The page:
The Kansas City College of Osteopathy and Surgery held its first class on September 11, 1916 on the fourth floor of this building at 7th and Wyandotte known as the Cutino Building.
After only a year the college's first home proved to be inadequate. It moved to the seventh floor of the New Center Building at 15th and Troost. This location provided more space plus the luxury of an elevator.
In 1920 the Board purchased the Old Marty residence at Independence Avenue and Garfield for $21,000. An old barn at the rear of the residence was used for laboratories and the house itself was used for offices, classrooms, clinic and treatment rooms. In 1923 construction was started on a west wing addition.
This barn behind Old Marty was turned into two large laboratories. Anatomy dissections were done here.
In 1925 the old house was razed and an east wing was constructed in its place. The new wing added classroom and office space as well as two new laboratories so the barn could be closed. On the night of April 2, 1933 a fire of unknown origin started in the basement and spread throughout the interior. Only one day of classes was missed. A vacant hotel at Admiral Boulvedard and Paseo was rented and classes resumed there while plans were made to rebuild.
New campus buildings were designed by Edward M. Fuller who added the distinctive clock tower. The new buildings at 2105 Independence Avenue were formally dedicated September 29, 1933 but they were ready for occupancy for the incoming students on September 11th.
1. Administration Building. 2. Still Hall (library). 3. Kaiser Hall (auditorium). 4. Johnston Hall 5. Conley Hospital. The Administration Building faced Independence Avenue. Conley Hospital faced Garfield Avenue.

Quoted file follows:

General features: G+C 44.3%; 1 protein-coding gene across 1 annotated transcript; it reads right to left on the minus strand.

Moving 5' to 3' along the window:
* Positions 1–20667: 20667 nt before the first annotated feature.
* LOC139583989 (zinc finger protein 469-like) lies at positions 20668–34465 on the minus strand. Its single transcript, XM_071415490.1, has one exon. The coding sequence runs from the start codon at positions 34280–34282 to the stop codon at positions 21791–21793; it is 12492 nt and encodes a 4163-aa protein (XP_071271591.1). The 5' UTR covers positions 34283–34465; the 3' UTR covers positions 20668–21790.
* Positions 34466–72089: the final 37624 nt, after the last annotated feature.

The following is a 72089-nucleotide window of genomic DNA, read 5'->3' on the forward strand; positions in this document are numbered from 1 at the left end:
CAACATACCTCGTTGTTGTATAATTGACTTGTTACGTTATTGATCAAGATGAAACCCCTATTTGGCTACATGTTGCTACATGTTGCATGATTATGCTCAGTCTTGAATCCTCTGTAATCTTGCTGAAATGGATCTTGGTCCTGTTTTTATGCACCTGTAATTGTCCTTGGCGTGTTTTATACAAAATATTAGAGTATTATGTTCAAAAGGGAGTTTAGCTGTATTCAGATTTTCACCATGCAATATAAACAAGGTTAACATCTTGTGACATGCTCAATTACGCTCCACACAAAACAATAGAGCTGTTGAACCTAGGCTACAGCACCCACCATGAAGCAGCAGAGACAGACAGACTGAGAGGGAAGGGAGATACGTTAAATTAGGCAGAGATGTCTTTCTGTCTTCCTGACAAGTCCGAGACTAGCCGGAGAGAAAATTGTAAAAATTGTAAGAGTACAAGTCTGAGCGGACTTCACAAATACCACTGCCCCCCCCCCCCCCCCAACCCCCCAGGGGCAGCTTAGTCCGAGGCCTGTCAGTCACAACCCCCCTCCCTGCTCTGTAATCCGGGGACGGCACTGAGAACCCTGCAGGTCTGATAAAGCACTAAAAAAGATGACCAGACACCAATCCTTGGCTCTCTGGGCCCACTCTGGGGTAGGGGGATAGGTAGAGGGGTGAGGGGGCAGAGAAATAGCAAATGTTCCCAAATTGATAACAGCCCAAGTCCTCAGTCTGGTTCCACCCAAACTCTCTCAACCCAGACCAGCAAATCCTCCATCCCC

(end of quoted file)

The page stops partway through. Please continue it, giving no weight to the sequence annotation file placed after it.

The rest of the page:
Johnston Hall Science Building was dedicated in 1940. It was named for Mamie Johnston, DO (COM '17 '18) the college's first graduate and a faculty member for 47 years. It contained the laboratories for the Anatomy and Biochemistry departments and the animal care facility.
The Clinic, built in front of the Administration Building on Independence Avenue was dedicated April 21, 1958. Besides the clinic it housed a laboratory and offices for some of the pre-clinical departments. In 1974 it was named Kenneth J. Davis Hall after the college's longtime Dean and interim President. The Clinic closed when University Hospital opened in 1972 and reopened in 1988 with the closing of University Hospital. The clinic at 2105 Independence Avenue closed for good May 30, 1996.
Peach Hall containing the student union and dormitory was dedicated in May, 1965. The four story building at 7th and Garfield had 80 dormitory rooms for unmarried students, a cafeteria, lounge, and athletic facility. It was named for Dr. Joseph Peach, the college's second President.
The college library moved from Still Hall to Mazzacano Hall which was dedicated September 28, 1968. Built on the south side of 7th Street across from Peach Hall the building was the southernmost building on campus. It was named after Vito Mazzacano, a labor leader from the Northeast area of Kansas City and a supporter of the school. Mazzacano Hall closed in 1996 when the library was relocated to Strickland Educational Pavilion.
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